President’s FY 2013 Budget Includes a Proposal on the Adoption Tax Credit--The President’s Fiscal Year 2013 federal budget puts forth a proposal to make the adoption tax credit permanent and extend the provisions of the Affordable Care Act that make the credit refundable for 2012 and 2013. The refundable aspect is vital to some families, especially those who have a low tax liability. In the past families with little to no tax liability have not benefited from the credit the same as others. On February 28th a broad group of adoption organizations from all sectors of adoption—including foster care, international and private—joined together in thanking President Obama for his recent proposal to make the U.S. federal adoption tax credit permanent. There is broad support for ensuring that all families that adopt are able to benefit equally.
Click here to read the press release.
Click here to read the letter to the President.
VFA Continues to Advocate for Foster Care Adoptive Families Around Access to the Adoption Tax Credit-- The Senate Finance Committee recently held a hearing on Extenders & Tax Reform. VFA submitted a statement for the record urging Congressional leaders of the Senate Finance Committee to examine how to continue making the credit accessible for all adoptive families, including those who do not have tax liability high enough to claim the credit. The credit was made refundable for 2010 and 2011, however it reverts back to a non-refundable credit in 2012. Click here to read the statement.
Adoption Tax Credit Awareness Day, Feb. 13th, 2012-- Plan to take part. We are asking everyone in the adoption community to take part in the first grassroots Adoption Tax Credit Awareness Day, on Monday, Feb. 13th, 2012. Many adoptive families are not aware that this tax credit exists. It is our goal to help ensure that adoptive families who are eligible to receive this benefit are informed about how to claim the credit. We are asking everyone, including professionals, advocates, state agencies, families, and others to help spread the word on one given day (Feb. 13th) in hopes to broadcast the existence of the adoption tax credit. Click here to download an informational flier to distribute.
2011 IRS Forms On IRS Website-- The IRS has released the 2011 form needed to claim the Federal Adoption Tax Credit, Form 8839. The IRS has also updated the instructions that accompany form 8839. Notably, the IRS has created a table (pg. 4 of the instructions) detailing what documentation is needed when filing for the credit, based on the type of the adoption. The IRS is also committed to updating the website regularly with future developments on the credit. Click here to visit the IRS website. Click here to view the list of necessary documents required by the IRS to claim the credit.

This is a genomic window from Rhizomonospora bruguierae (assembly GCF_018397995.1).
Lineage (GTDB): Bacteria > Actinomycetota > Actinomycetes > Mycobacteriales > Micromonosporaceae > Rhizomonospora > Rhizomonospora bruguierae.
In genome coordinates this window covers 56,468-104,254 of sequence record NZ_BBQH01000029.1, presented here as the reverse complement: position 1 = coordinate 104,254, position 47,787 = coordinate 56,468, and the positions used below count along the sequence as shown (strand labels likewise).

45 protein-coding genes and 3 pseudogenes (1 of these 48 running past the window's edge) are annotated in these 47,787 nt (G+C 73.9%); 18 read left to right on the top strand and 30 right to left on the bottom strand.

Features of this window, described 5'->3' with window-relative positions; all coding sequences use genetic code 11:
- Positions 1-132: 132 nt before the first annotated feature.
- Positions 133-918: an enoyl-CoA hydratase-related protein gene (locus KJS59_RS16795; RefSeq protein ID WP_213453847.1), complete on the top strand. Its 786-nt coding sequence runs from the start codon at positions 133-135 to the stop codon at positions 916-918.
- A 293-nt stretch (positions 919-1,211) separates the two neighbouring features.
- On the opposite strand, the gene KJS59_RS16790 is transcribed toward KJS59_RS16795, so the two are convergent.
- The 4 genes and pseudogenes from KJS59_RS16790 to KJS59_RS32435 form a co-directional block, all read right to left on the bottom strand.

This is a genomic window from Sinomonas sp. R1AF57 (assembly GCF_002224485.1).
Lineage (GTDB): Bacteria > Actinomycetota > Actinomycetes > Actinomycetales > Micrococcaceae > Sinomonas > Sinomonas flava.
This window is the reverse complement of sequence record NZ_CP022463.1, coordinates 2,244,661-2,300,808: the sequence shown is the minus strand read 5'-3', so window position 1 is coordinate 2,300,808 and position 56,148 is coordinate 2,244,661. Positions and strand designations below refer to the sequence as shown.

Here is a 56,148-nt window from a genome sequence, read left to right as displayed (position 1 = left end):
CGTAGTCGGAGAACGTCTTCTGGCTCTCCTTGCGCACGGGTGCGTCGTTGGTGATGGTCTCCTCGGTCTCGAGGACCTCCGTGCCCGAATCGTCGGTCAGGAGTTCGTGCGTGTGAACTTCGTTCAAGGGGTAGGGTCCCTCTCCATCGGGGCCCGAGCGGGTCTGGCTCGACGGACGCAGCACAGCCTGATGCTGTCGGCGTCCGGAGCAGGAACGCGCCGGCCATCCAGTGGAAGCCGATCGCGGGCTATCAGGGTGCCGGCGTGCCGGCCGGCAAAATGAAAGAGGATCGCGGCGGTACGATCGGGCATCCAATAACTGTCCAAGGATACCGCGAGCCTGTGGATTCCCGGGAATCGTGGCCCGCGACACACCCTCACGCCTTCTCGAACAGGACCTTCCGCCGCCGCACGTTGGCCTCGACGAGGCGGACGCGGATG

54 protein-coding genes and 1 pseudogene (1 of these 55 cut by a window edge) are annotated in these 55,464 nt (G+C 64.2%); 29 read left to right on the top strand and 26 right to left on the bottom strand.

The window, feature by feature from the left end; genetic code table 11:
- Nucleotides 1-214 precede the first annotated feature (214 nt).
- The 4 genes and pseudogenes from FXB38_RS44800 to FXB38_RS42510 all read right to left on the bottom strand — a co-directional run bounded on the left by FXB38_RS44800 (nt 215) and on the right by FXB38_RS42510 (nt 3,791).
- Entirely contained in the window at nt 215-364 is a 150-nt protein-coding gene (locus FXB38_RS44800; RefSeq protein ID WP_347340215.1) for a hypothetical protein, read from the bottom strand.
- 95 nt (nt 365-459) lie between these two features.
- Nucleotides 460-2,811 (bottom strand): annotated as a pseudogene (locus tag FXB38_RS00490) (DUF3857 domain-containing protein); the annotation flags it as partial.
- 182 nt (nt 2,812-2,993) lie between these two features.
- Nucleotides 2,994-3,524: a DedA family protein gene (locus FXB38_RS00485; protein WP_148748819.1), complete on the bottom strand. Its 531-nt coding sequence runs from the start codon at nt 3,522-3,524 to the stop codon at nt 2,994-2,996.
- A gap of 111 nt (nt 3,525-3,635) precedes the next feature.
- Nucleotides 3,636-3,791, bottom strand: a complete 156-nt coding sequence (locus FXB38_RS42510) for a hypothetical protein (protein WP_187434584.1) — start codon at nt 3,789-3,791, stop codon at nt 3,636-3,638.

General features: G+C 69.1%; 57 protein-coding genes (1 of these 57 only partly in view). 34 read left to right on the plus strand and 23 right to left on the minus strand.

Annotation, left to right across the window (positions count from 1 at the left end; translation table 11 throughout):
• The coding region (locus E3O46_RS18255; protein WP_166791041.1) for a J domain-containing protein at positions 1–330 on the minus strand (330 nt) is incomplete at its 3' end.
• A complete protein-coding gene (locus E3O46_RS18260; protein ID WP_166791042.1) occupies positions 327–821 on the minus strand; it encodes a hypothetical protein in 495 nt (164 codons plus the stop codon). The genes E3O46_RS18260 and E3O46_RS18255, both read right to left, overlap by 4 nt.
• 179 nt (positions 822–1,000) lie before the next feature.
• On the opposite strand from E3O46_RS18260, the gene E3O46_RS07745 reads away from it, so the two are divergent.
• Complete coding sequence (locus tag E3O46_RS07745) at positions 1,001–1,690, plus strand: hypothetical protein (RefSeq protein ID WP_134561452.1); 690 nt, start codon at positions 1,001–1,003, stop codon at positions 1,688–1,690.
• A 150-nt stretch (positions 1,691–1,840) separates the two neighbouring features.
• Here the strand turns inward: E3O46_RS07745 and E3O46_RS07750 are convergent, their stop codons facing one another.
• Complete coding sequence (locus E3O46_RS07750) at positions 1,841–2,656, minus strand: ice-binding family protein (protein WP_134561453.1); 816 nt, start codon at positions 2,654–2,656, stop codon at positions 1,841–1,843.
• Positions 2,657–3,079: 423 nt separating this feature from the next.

Help raise awareness about the availability of the adoption tax credit. Click here to download VFA's Adoption Tax Credit Postcard to share with eligible parents who may benefit from this credit.
VFA Advocates to Make the Adoption Tax Credit Work for Families Adopting From Foster Care-- Voice for Adoption supports the adoption tax credit and has long advocated for the credit to be accessible by families adopting children from foster care. The adoption tax credit was made refundable in 2010. Before the credit was made refundable IRS data revealed that the vast majority (82 percent) of adoption tax credit recipients completed private or foreign adoptions rather than adoptions from foster care.
One of the significant barriers that prevent families who adopt foster children from receiving the benefits of the adoption tax credit is that these families tend to have lower incomes and therefore do not have enough of a tax liability to be able to claim the full value of the tax credit.
Voice for Adoption is calling on members of Congress to continue to make the adoption tax credit work better to promote adoptions of waiting foster children and support families who adopt children with special needs from foster care.
VFA believes that any extension of the adoption tax credit should ensure that the credit:
Click here to download VFA's position paper on the adoption tax credit.